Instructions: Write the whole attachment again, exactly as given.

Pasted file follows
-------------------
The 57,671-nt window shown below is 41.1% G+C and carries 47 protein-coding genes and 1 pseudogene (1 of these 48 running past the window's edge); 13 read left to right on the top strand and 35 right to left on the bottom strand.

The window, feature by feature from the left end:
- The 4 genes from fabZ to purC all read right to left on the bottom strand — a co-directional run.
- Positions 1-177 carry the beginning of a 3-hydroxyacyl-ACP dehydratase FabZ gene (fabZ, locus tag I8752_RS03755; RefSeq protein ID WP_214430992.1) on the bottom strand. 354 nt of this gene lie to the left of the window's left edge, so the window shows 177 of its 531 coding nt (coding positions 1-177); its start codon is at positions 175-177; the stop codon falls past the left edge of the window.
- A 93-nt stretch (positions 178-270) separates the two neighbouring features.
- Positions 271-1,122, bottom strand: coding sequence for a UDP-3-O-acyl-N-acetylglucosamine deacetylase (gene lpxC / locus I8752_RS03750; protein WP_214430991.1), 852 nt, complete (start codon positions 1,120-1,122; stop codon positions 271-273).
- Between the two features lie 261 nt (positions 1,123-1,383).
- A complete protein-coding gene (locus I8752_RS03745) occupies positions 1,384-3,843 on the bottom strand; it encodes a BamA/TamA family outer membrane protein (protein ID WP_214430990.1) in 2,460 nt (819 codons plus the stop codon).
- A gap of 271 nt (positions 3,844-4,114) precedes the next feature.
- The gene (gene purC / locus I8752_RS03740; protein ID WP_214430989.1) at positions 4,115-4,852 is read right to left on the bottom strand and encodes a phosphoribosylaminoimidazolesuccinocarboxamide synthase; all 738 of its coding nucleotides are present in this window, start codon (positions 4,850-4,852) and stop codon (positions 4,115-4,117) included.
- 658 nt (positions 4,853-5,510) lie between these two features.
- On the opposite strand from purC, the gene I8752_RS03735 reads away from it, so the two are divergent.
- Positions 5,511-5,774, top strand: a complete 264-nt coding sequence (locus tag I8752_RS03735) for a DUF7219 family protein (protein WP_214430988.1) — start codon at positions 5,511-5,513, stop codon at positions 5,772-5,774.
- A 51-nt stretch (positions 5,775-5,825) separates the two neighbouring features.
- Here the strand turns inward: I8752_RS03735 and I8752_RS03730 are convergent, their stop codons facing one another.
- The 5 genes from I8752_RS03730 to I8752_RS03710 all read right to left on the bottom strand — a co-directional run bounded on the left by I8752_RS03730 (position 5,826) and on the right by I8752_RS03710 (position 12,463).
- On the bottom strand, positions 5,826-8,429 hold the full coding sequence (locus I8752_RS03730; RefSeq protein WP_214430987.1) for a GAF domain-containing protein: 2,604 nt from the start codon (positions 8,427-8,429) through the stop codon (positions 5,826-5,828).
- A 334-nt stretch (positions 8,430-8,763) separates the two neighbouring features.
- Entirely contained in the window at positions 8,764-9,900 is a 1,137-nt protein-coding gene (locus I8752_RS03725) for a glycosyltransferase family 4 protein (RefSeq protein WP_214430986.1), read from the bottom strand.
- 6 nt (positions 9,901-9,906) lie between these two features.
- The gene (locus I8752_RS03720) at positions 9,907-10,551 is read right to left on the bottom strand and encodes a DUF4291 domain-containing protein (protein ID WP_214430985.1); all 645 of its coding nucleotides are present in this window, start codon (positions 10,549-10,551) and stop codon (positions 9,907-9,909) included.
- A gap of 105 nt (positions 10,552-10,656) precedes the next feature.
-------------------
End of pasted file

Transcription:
The 57,671-nt window shown below is 41.1% G+C and carries 47 protein-coding genes and 1 pseudogene (1 of these 48 running past the window's edge); 13 read left to right on the top strand and 35 right to left on the bottom strand.

The window, feature by feature from the left end:
- The 4 genes from fabZ to purC all read right to left on the bottom strand — a co-directional run.
- Positions 1-177 carry the beginning of a 3-hydroxyacyl-ACP dehydratase FabZ gene (fabZ, locus tag I8752_RS03755; RefSeq protein ID WP_214430992.1) on the bottom strand. 354 nt of this gene lie to the left of the window's left edge, so the window shows 177 of its 531 coding nt (coding positions 1-177); its start codon is at positions 175-177; the stop codon falls past the left edge of the window.
- A 93-nt stretch (positions 178-270) separates the two neighbouring features.
- Positions 271-1,122, bottom strand: coding sequence for a UDP-3-O-acyl-N-acetylglucosamine deacetylase (gene lpxC / locus I8752_RS03750; protein WP_214430991.1), 852 nt, complete (start codon positions 1,120-1,122; stop codon positions 271-273).
- Between the two features lie 261 nt (positions 1,123-1,383).
- A complete protein-coding gene (locus I8752_RS03745) occupies positions 1,384-3,843 on the bottom strand; it encodes a BamA/TamA family outer membrane protein (protein ID WP_214430990.1) in 2,460 nt (819 codons plus the stop codon).
- A gap of 271 nt (positions 3,844-4,114) precedes the next feature.
- The gene (gene purC / locus I8752_RS03740; protein ID WP_214430989.1) at positions 4,115-4,852 is read right to left on the bottom strand and encodes a phosphoribosylaminoimidazolesuccinocarboxamide synthase; all 738 of its coding nucleotides are present in this window, start codon (positions 4,850-4,852) and stop codon (positions 4,115-4,117) included.
- 658 nt (positions 4,853-5,510) lie between these two features.
- On the opposite strand from purC, the gene I8752_RS03735 reads away from it, so the two are divergent.
- Positions 5,511-5,774, top strand: a complete 264-nt coding sequence (locus tag I8752_RS03735) for a DUF7219 family protein (protein WP_214430988.1) — start codon at positions 5,511-5,513, stop codon at positions 5,772-5,774.
- A 51-nt stretch (positions 5,775-5,825) separates the two neighbouring features.
- Here the strand turns inward: I8752_RS03735 and I8752_RS03730 are convergent, their stop codons facing one another.
- The 5 genes from I8752_RS03730 to I8752_RS03710 all read right to left on the bottom strand — a co-directional run bounded on the left by I8752_RS03730 (position 5,826) and on the right by I8752_RS03710 (position 12,463).
- On the bottom strand, positions 5,826-8,429 hold the full coding sequence (locus I8752_RS03730; RefSeq protein WP_214430987.1) for a GAF domain-containing protein: 2,604 nt from the start codon (positions 8,427-8,429) through the stop codon (positions 5,826-5,828).
- A 334-nt stretch (positions 8,430-8,763) separates the two neighbouring features.
- Entirely contained in the window at positions 8,764-9,900 is a 1,137-nt protein-coding gene (locus I8752_RS03725) for a glycosyltransferase family 4 protein (RefSeq protein WP_214430986.1), read from the bottom strand.
- 6 nt (positions 9,901-9,906) lie between these two features.
- The gene (locus I8752_RS03720) at positions 9,907-10,551 is read right to left on the bottom strand and encodes a DUF4291 domain-containing protein (protein ID WP_214430985.1); all 645 of its coding nucleotides are present in this window, start codon (positions 10,549-10,551) and stop codon (positions 9,907-9,909) included.
- A gap of 105 nt (positions 10,552-10,656) precedes the next feature.